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Laboratory for Innovation in AutismOur team

Current Team

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Adam Mitchell, Postgraduate Research Student (PhD)

Adam Mitchell has a BA in Neuroscience from the University of Glasgow and an M.Sc. with Distinction in Biomedical Engineering from the University of Strathclyde. He is currently working on his PhD at the University of Strathclyde, under the supervision of Dr Jonathan Delafield-Butt, to develop wearable sensors and serious games for smart devices to assist in early diagnosis of autism.

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Yu Wei Chua, Postgraduate Research Student (PhD)

Yu Wei Chua completed her BA in Natural Sciences (Physiology and Psychology) at the University of Cambridge and a MSc in Clinical Mental Health Sciences in University College London. Her PhD focuses on assessing motor control in children with autism using wearable sensors and motion capture, and linking this to psychological processes such as learning and cognition. She is interested in the aetiology of mental health and neurodevelopmental conditions, especially to understand how early difficulties with motor planning and control might cascade into the patterns of social interaction and communication seen in autism.

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Tim McGowan, Postgraduate Research Student (PhD)

Tim McGowan graduated from the University of Oxford in 2009 with a BA in History. Following his undergraduate degree, Tim worked as a management consultant in the City of London (specialising in large scale business transformation and information security) before completing an MSc in Psychology at the University of Nottingham. He is also a qualified teacher and Teach First ambassador. Currently, Tim is researching the relationship between movement and autism and is working to develop and deploy lightweight and wearable sensors for the ecological characterisation of the autism motor signature in very young children and infants.

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Gordon Miles, Primary Teacher & Postgraduate Research Student (EdD)

Gordon Miles is a primary teacher who currently teaches in an enhanced facility for pupils with Autism Spectrum Disorder (ASD) aged 5 to 12. He is trained in Lego Based Play Interventions and has previously investigated the impact of Nurture Groups and Restorative Approaches on behaviour outcomes for pupils in primary school. His research interests are focused on developing Social Cognition in those with ASD in school. He is particularly interested in Lego play based interventions and the potential role these may play in developing Social Cognition. This research will form the basis of his EdD thesis.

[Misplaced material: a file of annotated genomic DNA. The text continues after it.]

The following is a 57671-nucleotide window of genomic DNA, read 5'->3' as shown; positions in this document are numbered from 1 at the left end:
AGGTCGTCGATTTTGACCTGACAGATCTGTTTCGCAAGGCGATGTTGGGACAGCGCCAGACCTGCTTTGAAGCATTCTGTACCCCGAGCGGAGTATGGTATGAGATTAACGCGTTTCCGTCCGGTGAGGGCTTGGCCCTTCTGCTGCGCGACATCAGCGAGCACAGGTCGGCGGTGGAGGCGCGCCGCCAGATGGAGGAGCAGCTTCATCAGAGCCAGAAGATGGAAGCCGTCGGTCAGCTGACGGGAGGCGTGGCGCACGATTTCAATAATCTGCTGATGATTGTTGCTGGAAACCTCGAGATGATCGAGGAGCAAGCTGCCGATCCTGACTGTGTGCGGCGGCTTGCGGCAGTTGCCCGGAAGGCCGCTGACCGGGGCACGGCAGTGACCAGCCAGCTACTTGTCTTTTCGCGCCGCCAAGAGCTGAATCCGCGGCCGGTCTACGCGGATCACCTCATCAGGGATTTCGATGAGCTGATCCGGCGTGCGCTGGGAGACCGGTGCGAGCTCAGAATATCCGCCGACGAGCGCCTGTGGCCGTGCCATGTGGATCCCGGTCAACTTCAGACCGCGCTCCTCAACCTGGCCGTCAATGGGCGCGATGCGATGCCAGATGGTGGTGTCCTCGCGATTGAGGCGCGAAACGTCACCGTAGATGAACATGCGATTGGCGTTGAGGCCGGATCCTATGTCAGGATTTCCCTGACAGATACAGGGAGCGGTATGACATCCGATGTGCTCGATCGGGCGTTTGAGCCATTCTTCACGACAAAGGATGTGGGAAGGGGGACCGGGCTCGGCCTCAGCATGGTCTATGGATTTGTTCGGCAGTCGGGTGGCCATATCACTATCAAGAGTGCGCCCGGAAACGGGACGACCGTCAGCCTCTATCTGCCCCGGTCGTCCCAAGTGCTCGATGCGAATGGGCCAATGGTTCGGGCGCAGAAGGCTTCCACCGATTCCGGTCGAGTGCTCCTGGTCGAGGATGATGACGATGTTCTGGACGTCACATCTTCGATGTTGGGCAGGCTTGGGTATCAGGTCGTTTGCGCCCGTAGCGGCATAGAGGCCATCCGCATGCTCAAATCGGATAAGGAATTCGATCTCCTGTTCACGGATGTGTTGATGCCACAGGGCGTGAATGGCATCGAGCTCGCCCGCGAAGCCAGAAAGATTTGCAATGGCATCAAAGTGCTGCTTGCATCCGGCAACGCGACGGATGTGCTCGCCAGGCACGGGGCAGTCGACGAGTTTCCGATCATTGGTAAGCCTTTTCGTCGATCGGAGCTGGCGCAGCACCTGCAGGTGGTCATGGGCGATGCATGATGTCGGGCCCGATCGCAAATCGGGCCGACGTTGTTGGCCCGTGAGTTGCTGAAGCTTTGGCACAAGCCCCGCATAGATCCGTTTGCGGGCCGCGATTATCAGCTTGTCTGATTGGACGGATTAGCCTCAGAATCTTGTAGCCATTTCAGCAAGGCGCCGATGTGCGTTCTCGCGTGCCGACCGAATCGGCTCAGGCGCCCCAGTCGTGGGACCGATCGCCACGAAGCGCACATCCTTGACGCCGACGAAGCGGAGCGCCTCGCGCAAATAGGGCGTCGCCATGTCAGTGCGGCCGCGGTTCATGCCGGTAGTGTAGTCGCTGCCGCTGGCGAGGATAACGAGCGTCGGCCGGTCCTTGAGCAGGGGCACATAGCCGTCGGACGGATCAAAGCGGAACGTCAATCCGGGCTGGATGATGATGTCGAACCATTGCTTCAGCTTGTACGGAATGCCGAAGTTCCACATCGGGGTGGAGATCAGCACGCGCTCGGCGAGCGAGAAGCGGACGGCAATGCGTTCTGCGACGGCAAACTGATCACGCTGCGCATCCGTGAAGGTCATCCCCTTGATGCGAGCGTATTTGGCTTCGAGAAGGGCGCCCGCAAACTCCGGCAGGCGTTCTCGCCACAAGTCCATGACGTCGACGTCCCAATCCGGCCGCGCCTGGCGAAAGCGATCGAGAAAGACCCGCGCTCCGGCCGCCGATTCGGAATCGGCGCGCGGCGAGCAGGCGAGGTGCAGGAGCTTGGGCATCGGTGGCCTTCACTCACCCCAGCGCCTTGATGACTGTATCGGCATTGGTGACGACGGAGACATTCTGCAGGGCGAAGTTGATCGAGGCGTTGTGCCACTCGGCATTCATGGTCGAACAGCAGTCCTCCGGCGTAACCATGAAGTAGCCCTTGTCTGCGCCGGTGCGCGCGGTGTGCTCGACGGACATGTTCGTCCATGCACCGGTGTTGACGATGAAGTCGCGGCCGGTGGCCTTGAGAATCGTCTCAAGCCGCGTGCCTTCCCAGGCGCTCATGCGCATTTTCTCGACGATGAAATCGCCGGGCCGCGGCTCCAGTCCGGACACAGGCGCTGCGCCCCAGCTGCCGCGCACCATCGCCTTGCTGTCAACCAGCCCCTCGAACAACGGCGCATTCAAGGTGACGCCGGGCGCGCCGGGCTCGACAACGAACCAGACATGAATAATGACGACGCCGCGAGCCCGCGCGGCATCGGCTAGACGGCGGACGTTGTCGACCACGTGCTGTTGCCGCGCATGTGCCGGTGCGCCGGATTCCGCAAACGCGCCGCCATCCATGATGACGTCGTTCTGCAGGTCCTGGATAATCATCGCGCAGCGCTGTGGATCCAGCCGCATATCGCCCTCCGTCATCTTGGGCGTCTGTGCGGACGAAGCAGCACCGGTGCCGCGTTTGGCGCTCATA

Evelyn Tonner, Laboratory Administrator

Evelyn Tonner has been with the Univeristy since June 2016, when she returned from a year of travelling. During her travels she visited India, South East Asia and Australia, while in Australia she volunteered for the local riding for the disabled club and the Australian Red Cross. Evelyn has a wealth of administration experience. She started her admin career as an office Junior in 2003 from there she worked in a wide range of different offices from private companies to local and national government agencies, building on her knowledge and skills throughout.

She completed her HNC in Business Administration and IT in 2008, and completed 3 business management modules through Open University between 2011-2012, she is currently working towards an SVQ in Business Administration at SCQF level 8.

 

Greta Todorova, Research Assistant

Greta Todorova has an M.Sc. with Distinction in Research Methods of Psychological Sciences from the University of Glasgow. She is currently finishing her PhD in Psychology at the University of Glasgow focusing on autism and predictive coding. She is a part-time Research Assistant, working on the set up of a 7T MRI pilot study funded by SINAPSE, which is looking to resolve the differences in brainstem nuclei between neurotypical and autistic individuals.

 

Rachel Shannon - Postgraduate Research Student (PhD)